DIYARBAKIR, Turkey (Reuters) - Ending the Kurdish insurgency in Turkey’s impoverished southeast would unlock trade with Iran, Iraq and eventually Syria, and kick-start a local economy long left behind by the rest of the country.
Jailed Kurdish militant leader Abdullah Ocalan said last month it was time to end a three-decade armed struggle that has killed 40,000 people and stunted development in the region, bringing the prospect of peace closer.
This has raised hopes of regeneration in an area where household incomes are half the national average but which is rich in farmland, marble quarries and potential shale gas deposits and is close to Middle Eastern export markets.
“The southeast is very fertile for agriculture and has great potential. Businessmen come here looking to invest but are reluctant to commit themselves until peace takes root,” said Ahmet, 45, who runs a bookshop by the 11th century Grand Mosque in the main regional city of Diyarbakir.
Talks between Ocalan’s Kurdistan Workers Party (PKK) and the state, which were first launched more than two years ago, remain delicate and any peace dividend is likely to come only slowly.
Mutual distrust runs high and many locals are skeptical about the government’s ability to fuel growth in a region whose economy feels out of synch with other parts of Turkey.
New malls lend a semblance of prosperity to parts of Diyarbakir, a city of anonymous apartment blocks which have sprung up beyond its Byzantine-era walls. But it is little more than a veneer.
“I was finished off by banks and money lenders. There’s no economy, no factories. Now I just kill time here like everyone else,” said Atilla, a 48-year old building contractor sitting by the food court of one of the shopping centers.
Official unemployment in the region is around 16 percent but local business people say that ignores the tens of thousands involved in seasonal jobs and not registered as actively seeking work. The real jobless rate is nearer 40 percent, they say.
Livestock farming, once an economic mainstay, was devastated by the conflict which began in 1984 when the PKK launched its armed insurgency. Insecurity was at its worst in rural areas, hindering both agriculture and the development of the mining sector.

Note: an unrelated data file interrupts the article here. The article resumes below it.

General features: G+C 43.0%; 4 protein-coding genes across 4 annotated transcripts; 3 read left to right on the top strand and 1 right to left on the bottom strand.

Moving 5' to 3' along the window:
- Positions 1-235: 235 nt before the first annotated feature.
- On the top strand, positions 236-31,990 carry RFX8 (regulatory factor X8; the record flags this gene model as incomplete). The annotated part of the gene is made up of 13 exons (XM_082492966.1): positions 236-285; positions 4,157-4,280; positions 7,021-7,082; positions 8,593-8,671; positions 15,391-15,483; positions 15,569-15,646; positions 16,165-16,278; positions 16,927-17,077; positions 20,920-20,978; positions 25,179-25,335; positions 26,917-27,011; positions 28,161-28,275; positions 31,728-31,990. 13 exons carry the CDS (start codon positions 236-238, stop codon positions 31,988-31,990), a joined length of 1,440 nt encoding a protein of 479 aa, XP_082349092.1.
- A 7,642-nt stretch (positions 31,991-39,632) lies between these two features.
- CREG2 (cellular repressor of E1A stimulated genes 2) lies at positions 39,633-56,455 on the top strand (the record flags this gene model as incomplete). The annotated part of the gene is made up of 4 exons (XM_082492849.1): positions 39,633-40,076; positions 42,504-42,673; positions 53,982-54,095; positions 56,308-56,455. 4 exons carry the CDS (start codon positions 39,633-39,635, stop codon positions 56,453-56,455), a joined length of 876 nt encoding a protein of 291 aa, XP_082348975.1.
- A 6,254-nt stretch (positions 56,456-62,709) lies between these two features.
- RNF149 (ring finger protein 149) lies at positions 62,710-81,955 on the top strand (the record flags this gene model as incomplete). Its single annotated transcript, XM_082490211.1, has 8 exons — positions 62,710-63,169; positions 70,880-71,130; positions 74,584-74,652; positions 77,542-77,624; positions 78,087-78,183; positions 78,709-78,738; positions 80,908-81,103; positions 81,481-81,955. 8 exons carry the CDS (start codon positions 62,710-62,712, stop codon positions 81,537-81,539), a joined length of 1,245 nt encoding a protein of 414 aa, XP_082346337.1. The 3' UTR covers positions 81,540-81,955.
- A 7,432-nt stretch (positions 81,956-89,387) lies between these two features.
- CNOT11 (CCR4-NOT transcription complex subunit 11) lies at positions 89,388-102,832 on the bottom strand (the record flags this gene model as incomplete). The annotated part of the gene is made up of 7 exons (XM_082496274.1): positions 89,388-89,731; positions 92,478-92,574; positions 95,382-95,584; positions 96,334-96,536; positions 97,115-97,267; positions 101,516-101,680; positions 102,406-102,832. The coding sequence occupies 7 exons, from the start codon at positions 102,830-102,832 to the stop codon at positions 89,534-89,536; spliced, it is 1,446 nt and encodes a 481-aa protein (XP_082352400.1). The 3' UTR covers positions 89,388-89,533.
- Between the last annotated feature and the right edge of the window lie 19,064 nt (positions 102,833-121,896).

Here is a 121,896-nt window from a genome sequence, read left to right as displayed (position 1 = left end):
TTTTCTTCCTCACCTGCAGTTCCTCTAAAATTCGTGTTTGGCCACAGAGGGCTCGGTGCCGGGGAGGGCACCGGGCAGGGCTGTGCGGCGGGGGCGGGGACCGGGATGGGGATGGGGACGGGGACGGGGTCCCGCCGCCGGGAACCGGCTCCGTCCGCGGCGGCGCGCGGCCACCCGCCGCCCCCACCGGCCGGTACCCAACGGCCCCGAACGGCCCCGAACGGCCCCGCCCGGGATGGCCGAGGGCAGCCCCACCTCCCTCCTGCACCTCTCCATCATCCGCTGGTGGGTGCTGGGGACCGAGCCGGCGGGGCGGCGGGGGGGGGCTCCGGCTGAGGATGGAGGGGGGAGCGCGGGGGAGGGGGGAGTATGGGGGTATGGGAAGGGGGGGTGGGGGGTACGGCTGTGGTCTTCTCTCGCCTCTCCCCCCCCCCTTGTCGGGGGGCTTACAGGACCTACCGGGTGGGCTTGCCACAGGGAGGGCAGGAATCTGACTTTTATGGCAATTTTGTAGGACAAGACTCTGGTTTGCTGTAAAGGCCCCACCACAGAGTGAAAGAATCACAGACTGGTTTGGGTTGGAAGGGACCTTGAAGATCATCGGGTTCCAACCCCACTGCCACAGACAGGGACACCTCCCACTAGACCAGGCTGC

Investment bank JP Morgan said after a visit to Turkey last month that its clients felt the country “needed new stories to attract fresh capital” and cited a potential economic revival in the Kurdish region as one example.
“The completion of the Kurdish peace process and the income catch-up that could follow in eastern Turkey along with the potential in Iranian and Syrian markets ... are regarded as some of the key potential stories,” it said in a note.
The region once provided a third of Turkish marble exports to China, a level which has now fallen to around a fifth.
The government points to investments in the region.
Prime Minister Ahmet Davutoglu last month unveiled a $10 billion package to revive a decades-old plan to boost hydroelectric power production, irrigation and agriculture, known as the Southeast Anatolian Project (GAP).
“This great level of development (as a result of GAP) would be an inspiration and source of strength for Syria and Iraq one day when the ongoing violence disappears in those countries,” he said in a speech in the southeastern city of Mardin.
The ruling AK Party says it has also pumped 13.9 billion lira ($5.4 billion) into infrastructure, housing, agriculture, education and health in Diyarbakir province alone during its 12 years in power.
It says southeastern exports have risen more than ten-fold to some $10 billion, although critics say two thirds of that trade comes from Gaziantep province further west, little touched by the conflict with the PKK. In Diyarbakir province, with a population of 1.6 million, exports were $313 million last year.
“We think positive discrimination should be applied, with serious public investments like in other regions. This would reduce unemployment, poverty, regional backwardness and income inequality,” said Diyarbakir co-mayor Firat Anli.
A ceasefire called two years ago has largely held but isolated unrest has continued, with militants burning vehicles and taking hostage workers connected to state construction projects, such as military outposts, airports and dams.
Dozens of people were killed last October in protests triggered by Kurdish anger at Turkey’s perceived inaction as Islamic State militants besieged the Kurdish town of Kobani just across the border in Syria.
“This is a region thirsty for peace for 30 years. The two years of the process eased the tension and people started to invest. But the trouble put everything on hold again,” said Alican Ebedinoglu, head of a local business association.
($1 = 2.5857 liras)
Editing by Nick Tattersall and Anna Willard